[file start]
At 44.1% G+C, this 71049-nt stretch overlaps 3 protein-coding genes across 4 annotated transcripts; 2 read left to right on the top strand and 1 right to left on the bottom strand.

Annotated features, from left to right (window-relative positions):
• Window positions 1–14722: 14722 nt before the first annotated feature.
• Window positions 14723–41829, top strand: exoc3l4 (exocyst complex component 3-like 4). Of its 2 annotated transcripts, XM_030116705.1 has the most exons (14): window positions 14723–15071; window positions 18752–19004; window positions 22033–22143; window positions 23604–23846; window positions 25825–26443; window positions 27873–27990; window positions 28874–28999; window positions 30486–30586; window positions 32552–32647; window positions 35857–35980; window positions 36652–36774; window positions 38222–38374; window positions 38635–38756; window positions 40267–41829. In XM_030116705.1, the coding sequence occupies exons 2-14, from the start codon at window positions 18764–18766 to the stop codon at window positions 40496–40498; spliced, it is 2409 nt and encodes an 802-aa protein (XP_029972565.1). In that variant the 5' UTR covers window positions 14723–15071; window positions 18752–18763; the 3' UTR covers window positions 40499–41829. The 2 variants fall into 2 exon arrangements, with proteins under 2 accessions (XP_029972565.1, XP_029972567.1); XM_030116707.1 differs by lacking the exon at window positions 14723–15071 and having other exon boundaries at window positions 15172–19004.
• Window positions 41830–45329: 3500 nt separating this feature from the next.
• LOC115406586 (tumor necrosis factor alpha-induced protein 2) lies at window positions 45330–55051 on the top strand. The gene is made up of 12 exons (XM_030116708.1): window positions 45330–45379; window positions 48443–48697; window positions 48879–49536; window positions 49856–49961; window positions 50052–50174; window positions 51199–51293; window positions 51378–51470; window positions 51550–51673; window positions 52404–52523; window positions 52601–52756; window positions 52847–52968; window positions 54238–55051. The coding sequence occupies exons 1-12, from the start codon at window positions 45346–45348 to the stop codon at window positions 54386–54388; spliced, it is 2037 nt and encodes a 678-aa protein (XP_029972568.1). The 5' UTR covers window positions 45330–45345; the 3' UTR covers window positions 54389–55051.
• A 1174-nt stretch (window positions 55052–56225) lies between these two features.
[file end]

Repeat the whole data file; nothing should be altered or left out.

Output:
At 44.1% G+C, this 71049-nt stretch overlaps 3 protein-coding genes across 4 annotated transcripts; 2 read left to right on the top strand and 1 right to left on the bottom strand.

Annotated features, from left to right (window-relative positions):
• Window positions 1–14722: 14722 nt before the first annotated feature.
• Window positions 14723–41829, top strand: exoc3l4 (exocyst complex component 3-like 4). Of its 2 annotated transcripts, XM_030116705.1 has the most exons (14): window positions 14723–15071; window positions 18752–19004; window positions 22033–22143; window positions 23604–23846; window positions 25825–26443; window positions 27873–27990; window positions 28874–28999; window positions 30486–30586; window positions 32552–32647; window positions 35857–35980; window positions 36652–36774; window positions 38222–38374; window positions 38635–38756; window positions 40267–41829. In XM_030116705.1, the coding sequence occupies exons 2-14, from the start codon at window positions 18764–18766 to the stop codon at window positions 40496–40498; spliced, it is 2409 nt and encodes an 802-aa protein (XP_029972565.1). In that variant the 5' UTR covers window positions 14723–15071; window positions 18752–18763; the 3' UTR covers window positions 40499–41829. The 2 variants fall into 2 exon arrangements, with proteins under 2 accessions (XP_029972565.1, XP_029972567.1); XM_030116707.1 differs by lacking the exon at window positions 14723–15071 and having other exon boundaries at window positions 15172–19004.
• Window positions 41830–45329: 3500 nt separating this feature from the next.
• LOC115406586 (tumor necrosis factor alpha-induced protein 2) lies at window positions 45330–55051 on the top strand. The gene is made up of 12 exons (XM_030116708.1): window positions 45330–45379; window positions 48443–48697; window positions 48879–49536; window positions 49856–49961; window positions 50052–50174; window positions 51199–51293; window positions 51378–51470; window positions 51550–51673; window positions 52404–52523; window positions 52601–52756; window positions 52847–52968; window positions 54238–55051. The coding sequence occupies exons 1-12, from the start codon at window positions 45346–45348 to the stop codon at window positions 54386–54388; spliced, it is 2037 nt and encodes a 678-aa protein (XP_029972568.1). The 5' UTR covers window positions 45330–45345; the 3' UTR covers window positions 54389–55051.
• A 1174-nt stretch (window positions 55052–56225) lies between these two features.